Chemistry and Biochemistry

Jiyong Lee

Jiyong Lee

Title: Assistant Professor of Biochemistry
Department: Chemistry and Biochemistry
Building: RBS 3007


  • M.S. Chemistry, Yonsei University, 2001
  • Ph.D Biological Chemistry, University of Texas Southwestern Medical Center, 2009


Jiyong Lee received his PhD degree in Biological Chemistry from UT Southwestern Medical Center. During his PhD dissertation research in Chemical Biology, he contributed to the advancement of Chromophore-Assisted Light Inactivation (CALI) of proteins by employing peptoid-based targeting agents and a photo-stable inorganic photosensitizer, Ru(bpy)3 complex (Nature Chemical Biology, 2010, 6(4), 258-260). He also developed a novel peptoid microarray-based cell-binding screen by which he discovered an antagonist as well as a positive potentiator of orexin receptor, a GPCR whose function is associated with sleep disorder and diabetes (Chemical Science, 2010, 1(1), 48-54).


He then continued his training in Chemical Biology as a postdoctoral research associate at The Scripps Research Institute. At Scripps, he developed a split-FlAsH-based sensor molecule to monitor the real-time formation of amyloid beta oligomers as well as fibrils, and provided a strong evidence to support that amyloid beta forms fibrils by nucleated conformational conversion of soluble amyloid beta oligomers (Nature Chemical Biology, 2011, 7, 602-609).


Prior to his current position at UT Tyler, he was an assistant professor at UT Dallas. At UT Dallas, his lab developed the first synthetic molecule that selectively binds to cancer stem cell (CSC), a small population of cancer cells that is known to cause cancer relapse (Chemistry-A European Journal, 2018, 24 (15), 3694-3698). The synthetic binder of CSC is expected to provide very important tool in developing therapeutic strategy for CSC to block cancer recurrence. His lab also developed a small molecule that targets triple-negative breast cancer (TNBC), a subtype of breast cancer that is responsible for 15 – 20% of breast cancer (ACS Combinatorial Science, 2018, 20 (6), 330-334). Currently, there is no effective targeted therapy for TNBC. The efficacy of his TNBC-targeting small molecule was validated in vitro and in vivo, providing novel therapeutic lead compound targeting TNBC. In addition, his lab developed the first small molecule inhibitor of forkhead box protein C2 (FOXC2) (ChemBioChem, 2018, 19, 1-7). The function of FOXC2 is known to be necessary for the mesenchymal-epithelial transition (EMT), a cellular event which makes a primary tumor initiate metastatic events.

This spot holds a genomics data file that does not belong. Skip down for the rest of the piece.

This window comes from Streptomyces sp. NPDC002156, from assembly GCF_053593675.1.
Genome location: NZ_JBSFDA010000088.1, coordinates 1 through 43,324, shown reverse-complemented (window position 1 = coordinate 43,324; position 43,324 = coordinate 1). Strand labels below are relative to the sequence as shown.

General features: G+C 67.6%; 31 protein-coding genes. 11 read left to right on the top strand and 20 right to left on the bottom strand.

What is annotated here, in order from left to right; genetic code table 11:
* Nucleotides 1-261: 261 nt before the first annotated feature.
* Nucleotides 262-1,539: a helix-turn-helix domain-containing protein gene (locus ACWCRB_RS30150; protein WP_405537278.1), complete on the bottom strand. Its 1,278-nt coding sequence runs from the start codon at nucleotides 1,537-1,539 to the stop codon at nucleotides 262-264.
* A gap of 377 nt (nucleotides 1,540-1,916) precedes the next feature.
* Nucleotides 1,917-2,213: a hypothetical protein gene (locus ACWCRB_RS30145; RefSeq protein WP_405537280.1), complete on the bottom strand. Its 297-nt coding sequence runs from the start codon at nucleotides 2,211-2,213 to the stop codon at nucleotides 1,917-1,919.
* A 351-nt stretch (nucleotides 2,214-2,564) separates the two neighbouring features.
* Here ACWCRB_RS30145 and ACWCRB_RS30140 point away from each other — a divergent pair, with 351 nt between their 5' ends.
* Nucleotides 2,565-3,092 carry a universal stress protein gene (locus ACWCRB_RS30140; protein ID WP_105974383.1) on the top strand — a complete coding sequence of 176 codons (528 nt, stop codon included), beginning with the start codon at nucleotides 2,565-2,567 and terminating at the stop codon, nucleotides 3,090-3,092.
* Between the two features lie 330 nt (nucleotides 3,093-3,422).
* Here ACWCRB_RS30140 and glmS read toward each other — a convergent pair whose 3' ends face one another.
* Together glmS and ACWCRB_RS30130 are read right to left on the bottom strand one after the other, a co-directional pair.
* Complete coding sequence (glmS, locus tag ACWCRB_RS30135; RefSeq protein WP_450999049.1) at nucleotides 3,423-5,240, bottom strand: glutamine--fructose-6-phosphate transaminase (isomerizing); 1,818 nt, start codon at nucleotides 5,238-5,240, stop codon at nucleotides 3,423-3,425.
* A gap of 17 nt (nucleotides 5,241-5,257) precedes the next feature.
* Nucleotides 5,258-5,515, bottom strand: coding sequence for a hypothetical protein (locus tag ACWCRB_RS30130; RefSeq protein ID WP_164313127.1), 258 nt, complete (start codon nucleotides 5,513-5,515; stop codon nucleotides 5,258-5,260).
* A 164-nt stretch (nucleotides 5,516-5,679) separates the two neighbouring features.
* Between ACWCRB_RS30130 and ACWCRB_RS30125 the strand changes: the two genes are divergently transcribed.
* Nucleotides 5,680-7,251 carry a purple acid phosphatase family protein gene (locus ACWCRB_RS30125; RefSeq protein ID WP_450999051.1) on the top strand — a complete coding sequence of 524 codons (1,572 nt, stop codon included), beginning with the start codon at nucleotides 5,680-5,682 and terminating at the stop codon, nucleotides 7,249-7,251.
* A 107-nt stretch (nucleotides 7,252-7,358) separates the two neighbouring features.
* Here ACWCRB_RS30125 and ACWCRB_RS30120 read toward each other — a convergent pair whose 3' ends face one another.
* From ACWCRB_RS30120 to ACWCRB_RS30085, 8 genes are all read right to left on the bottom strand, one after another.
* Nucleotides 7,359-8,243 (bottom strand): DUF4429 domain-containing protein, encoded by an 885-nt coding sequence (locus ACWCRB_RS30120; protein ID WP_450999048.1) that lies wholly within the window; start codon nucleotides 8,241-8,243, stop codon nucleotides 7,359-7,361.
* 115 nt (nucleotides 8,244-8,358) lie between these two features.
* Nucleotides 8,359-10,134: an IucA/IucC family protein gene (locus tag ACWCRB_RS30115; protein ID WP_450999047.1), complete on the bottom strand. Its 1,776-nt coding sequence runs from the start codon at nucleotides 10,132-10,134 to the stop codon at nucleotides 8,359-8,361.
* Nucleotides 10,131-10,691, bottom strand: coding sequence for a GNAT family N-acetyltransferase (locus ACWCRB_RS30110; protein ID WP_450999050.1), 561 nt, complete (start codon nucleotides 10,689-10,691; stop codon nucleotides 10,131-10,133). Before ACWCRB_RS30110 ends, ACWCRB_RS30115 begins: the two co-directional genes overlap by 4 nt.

At UT Tyler, he is conducting research on discovering novel chemical probes and therapeutic candidates targeting cancer metastasis and recurrence. His lab will 1) optimize the structures of the hit compounds to increase affinity and potency, 2) apply the chemical probes his lab develops to elucidate the mechanisms of CSC, EMT, TNBC, and tumor dormancy, 3) develop novel diagnostic/imaging agents to detect key events in caner metastasis and recurrence and 4) develop novel small molecule-based or nanoparticle-based therapeutic agents targeting cancer metastasis and recurrence.

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